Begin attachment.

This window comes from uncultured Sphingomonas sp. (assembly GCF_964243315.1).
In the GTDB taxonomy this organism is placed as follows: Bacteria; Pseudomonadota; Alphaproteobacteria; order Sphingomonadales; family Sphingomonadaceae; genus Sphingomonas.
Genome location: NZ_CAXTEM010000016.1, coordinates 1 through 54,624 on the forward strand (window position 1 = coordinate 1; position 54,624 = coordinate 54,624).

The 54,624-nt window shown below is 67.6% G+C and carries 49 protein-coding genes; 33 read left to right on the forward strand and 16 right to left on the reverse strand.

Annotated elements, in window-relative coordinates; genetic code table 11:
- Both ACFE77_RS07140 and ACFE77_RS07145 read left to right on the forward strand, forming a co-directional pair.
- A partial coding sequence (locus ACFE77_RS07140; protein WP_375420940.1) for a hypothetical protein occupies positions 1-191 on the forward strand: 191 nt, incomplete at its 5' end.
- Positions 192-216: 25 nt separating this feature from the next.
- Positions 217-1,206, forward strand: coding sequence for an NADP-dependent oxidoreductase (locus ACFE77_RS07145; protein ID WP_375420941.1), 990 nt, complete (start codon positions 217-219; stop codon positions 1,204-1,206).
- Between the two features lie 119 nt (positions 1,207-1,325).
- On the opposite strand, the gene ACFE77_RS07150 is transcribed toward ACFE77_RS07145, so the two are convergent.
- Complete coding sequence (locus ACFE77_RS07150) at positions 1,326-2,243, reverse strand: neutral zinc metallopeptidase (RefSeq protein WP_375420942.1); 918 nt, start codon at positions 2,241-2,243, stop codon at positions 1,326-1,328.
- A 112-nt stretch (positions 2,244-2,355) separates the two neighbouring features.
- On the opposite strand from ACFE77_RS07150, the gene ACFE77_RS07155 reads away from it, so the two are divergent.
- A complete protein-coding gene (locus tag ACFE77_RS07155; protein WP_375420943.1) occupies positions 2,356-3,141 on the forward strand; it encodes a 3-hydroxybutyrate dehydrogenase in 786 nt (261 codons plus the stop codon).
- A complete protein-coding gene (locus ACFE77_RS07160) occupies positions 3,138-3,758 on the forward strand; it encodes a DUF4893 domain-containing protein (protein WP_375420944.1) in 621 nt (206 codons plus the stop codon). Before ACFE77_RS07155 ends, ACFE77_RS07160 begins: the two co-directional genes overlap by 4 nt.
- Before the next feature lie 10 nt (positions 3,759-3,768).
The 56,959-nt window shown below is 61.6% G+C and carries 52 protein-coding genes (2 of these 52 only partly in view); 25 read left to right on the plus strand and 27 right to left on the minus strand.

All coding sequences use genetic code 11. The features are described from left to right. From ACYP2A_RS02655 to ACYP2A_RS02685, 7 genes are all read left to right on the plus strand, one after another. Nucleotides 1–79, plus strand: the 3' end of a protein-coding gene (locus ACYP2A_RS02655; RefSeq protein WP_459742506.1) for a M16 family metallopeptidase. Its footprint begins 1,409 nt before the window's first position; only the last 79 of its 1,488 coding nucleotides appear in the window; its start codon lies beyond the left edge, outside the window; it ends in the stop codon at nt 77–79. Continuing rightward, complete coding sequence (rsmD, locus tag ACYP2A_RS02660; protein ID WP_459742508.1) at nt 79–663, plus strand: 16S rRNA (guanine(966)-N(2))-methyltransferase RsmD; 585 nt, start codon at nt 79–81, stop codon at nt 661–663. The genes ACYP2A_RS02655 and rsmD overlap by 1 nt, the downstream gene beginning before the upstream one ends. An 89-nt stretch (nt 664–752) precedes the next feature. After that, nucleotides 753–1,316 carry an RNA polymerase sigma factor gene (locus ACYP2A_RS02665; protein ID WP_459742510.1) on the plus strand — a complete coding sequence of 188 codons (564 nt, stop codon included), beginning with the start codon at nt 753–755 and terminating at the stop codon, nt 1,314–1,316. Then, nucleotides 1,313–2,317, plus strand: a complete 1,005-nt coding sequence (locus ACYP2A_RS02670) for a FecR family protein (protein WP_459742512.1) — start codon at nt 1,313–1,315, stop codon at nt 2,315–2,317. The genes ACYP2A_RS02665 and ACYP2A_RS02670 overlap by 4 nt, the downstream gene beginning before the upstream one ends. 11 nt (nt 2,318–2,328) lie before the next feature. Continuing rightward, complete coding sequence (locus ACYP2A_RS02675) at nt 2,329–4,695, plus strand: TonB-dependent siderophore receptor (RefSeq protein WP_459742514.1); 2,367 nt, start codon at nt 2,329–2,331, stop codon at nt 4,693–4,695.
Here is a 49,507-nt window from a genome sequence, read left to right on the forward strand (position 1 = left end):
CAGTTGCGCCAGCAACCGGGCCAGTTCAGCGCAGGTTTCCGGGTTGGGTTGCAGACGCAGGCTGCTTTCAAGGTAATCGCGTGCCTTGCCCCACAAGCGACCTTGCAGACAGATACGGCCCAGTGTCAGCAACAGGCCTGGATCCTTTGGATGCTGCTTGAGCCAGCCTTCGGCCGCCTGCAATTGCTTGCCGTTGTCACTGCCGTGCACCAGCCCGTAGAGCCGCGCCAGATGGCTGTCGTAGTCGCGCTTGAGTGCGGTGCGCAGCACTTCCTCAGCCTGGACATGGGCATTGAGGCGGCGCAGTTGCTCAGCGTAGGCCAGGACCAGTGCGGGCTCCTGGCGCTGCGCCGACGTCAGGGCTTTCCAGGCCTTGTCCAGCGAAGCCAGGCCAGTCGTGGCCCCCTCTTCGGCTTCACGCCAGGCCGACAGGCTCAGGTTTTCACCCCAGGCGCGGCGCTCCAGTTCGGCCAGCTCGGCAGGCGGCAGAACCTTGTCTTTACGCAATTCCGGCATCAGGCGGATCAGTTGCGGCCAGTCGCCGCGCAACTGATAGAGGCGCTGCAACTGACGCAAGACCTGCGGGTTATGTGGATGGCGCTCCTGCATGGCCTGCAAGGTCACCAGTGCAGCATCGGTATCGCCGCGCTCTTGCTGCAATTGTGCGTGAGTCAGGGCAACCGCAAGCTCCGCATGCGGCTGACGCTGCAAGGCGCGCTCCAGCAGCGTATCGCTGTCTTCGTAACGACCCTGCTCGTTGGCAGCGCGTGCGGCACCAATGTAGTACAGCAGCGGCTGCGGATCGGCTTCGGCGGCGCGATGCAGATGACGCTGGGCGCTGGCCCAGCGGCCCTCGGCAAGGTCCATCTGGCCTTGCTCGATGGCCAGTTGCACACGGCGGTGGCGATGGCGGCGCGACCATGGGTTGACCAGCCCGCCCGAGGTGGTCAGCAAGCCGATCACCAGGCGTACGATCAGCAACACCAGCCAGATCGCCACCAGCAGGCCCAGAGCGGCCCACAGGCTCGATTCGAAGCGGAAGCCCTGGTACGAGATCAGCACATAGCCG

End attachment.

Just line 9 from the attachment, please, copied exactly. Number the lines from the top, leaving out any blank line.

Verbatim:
- Positions 217-1,206, forward strand: coding sequence for an NADP-dependent oxidoreductase (locus ACFE77_RS07145; protein ID WP_375420941.1), 990 nt, complete (start codon positions 217-219; stop codon positions 1,204-1,206).